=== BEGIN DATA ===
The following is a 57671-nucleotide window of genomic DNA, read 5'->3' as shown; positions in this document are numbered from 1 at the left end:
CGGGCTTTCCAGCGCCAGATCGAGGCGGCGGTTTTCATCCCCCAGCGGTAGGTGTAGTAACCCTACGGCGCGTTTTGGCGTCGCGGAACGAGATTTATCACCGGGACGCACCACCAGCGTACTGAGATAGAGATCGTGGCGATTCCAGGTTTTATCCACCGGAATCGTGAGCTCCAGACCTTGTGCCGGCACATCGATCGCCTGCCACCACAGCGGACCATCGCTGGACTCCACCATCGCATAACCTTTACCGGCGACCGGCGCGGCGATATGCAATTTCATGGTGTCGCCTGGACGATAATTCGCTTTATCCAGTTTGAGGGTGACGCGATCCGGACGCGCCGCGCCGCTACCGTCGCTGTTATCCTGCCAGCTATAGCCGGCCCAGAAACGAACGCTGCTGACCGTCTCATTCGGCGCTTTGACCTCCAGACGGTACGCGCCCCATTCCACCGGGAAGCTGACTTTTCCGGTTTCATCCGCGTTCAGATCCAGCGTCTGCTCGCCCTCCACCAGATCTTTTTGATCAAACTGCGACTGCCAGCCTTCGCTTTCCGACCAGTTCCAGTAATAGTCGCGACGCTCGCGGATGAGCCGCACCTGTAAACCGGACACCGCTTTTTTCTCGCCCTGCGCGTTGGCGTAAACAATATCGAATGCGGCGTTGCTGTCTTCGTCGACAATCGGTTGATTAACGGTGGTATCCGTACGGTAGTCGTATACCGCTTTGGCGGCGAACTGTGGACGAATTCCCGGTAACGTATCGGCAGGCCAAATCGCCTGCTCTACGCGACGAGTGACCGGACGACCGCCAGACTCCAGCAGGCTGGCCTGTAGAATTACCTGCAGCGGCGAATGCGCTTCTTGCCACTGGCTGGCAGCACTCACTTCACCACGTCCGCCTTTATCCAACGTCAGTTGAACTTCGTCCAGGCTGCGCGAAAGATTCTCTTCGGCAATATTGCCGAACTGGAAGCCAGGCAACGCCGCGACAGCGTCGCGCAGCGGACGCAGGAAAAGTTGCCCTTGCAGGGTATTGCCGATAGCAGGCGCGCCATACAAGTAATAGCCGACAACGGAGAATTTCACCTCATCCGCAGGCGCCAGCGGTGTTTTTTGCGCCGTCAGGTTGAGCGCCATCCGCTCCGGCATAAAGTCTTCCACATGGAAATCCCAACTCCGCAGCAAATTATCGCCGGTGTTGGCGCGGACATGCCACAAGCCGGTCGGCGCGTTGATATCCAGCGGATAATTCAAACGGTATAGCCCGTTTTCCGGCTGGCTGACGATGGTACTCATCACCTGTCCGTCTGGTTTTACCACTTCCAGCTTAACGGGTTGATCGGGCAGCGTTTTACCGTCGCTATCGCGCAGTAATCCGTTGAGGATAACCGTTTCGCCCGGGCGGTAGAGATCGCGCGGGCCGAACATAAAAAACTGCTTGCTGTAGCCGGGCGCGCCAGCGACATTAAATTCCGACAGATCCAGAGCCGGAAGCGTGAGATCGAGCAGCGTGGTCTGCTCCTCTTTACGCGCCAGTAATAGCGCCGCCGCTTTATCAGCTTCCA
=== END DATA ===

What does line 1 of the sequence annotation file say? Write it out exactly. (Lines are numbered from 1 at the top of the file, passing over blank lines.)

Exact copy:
The following is a 57671-nucleotide window of genomic DNA, read 5'->3' as shown; positions in this document are numbered from 1 at the left end: